I am going to open up and give a short history of how I got here where I am today. Which is not, you may notice, sipping fine expensive champagne poolside at my villa in St. Moritz while listening to my Grammy-winning CDs, but that’s not where I would aspire to be anyway — really. No, really.
And there is a current reason why I’m going to go there, which will be clearer at the end of this post.
I showed some musical talent as a child, flourished under the music programs at my high school, and was accepted at a nice university with a decent fine arts college. Doing well there, I went on to a very nice music school for graduate study, and left there with a master’s degree, a couple of performer’s certificates, a few roles under my belt and a lot of insecurity as to where to go next. What does one do after getting a master’s degree in vocal performance? Enter a doctoral program? I wasn’t that interested in the academic side at the time, I wanted to sing. Move to New York City? I had no money. After a second year at a summer music academy in California, I stayed in the area to continue taking voice lessons with the academy’s voice guru, and got by as a live-in nanny for a local family. It was a nice enough life but my career was going nowhere. The family father, a laid back surfer dude, had compared it nicely to surfing. “You stay here, you get into a groove, and all the big waves are elsewhere.” I moved back to the northeastern U.S. 6 months later, lived with family, and began working with my then-boyfriend’s voice teacher in Manhattan, who was sort of big name at the time, being the teacher of a famous singer. I worked all manner of part-time singing gigs (semi-professional chorus, church jobs) and in retail, which allowed me to take a weekday off for the regular trips to Manhattan for lessons and auditions. My teacher convinced me that we needed some time to build and develop my voice, and that I was going to be a very exciting spinto soprano (I was sitting on the fence between mezzo and soprano and hoping for someone to just tell me what I was!) My teacher was also damned expensive, and used a kind of utensil with which he’d push my tongue back to “get it in the right place”. Was he a charlatan? I’m still not completely convinced. He was at least a very attentive teacher, in contrast to the stories I’d heard of other expensive, famous teachers who balanced their checkbooks while their pupils sang for them.
This went on for three years, with me working in retail, singing in church jobs, commuting one day (or sometimes two days!) each week to New York for lessons and coachings, my auditions unsuccessful, my career still going nowhere, only now much more expensively.
One day, right after yet another failed audition for Prestigious Vocal Academy, my friend Darryl (with whom I sometimes coached) threw out the suggestion that I go sing for the opera department at the city university, which had recently come into a big pile of money and offering nice scholarships to build up their program. Having literally nothing better on offer, I did, and was accepted, and it was the beginning of my career turnaround.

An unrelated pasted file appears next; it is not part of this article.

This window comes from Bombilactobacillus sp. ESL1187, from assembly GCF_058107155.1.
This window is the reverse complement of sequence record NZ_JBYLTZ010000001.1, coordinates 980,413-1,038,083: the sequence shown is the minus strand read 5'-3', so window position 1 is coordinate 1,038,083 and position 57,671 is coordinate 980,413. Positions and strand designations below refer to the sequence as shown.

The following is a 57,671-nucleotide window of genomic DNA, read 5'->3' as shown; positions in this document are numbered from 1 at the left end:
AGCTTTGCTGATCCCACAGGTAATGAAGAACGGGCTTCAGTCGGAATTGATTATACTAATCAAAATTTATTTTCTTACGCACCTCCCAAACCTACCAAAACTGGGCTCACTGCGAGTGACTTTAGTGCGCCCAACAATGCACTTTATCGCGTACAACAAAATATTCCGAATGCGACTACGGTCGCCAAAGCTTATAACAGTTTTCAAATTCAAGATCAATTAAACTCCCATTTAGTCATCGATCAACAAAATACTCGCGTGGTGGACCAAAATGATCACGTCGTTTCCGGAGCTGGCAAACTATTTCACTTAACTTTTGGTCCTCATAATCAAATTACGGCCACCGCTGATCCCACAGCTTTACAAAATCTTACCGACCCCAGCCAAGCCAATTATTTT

I stopped going to New York and went back to school locally. Being 29 years old, I was a bit older than most of the other students, but not by much. Some of them had their master’s and were in the professional studies program. Some were foreign students looking for a way to stay in school and keep their US visas current until they could take those Met auditions.
But I had been “on the outside”, I had slogged through years of part-time dead-end jobs with no health insurance, and customers who treated salesgirls like the Help, and nights of unsatisfactory restaurant tips. I was happy to be there, and made a three-year-plan at the opera director’s suggestion (John Douglas, one of the best teacher-coaches I ever knew. May he rest in peace, he went too young.) I wanted to go to Germany and try my luck there, like friends of mine had already done. I took German language classes, I immersed myself in the opera program and all it offered. My assigned voice teacher did not get very far with me, but neither did she do harm. In her defense, I was an amicable but stubborn student. I questioned what I did not understand, and I didn’t understand a lot. What exactly is breath support? How will I know if I am doing it right? You tell me I am making the sound “in the throat” but what does that mean? This of course introduces the question as to how I could have been taking regular voice lessons for, like, twelve years, from at least 5 different voice teachers, and still not really understand vocal technique.
I know there are more than a few singers out there who can commiserate.
Well, I got my act together as well as I could in those two years at the city university, fell in love with a German exchange student (free place to stay in Hamburg! It’s not why I fell for him, but the timing couldn’t have been better. I prefer to think that the universe was conspiring to help me), scrounged all my funds together, left my dog in my sister’s care, and took the plunge with a one-way ticket to Europe via Air Hitch, and never looked back.
Is this getting too long? Are you bored yet? I’m going to keep on, I hope you bear with me.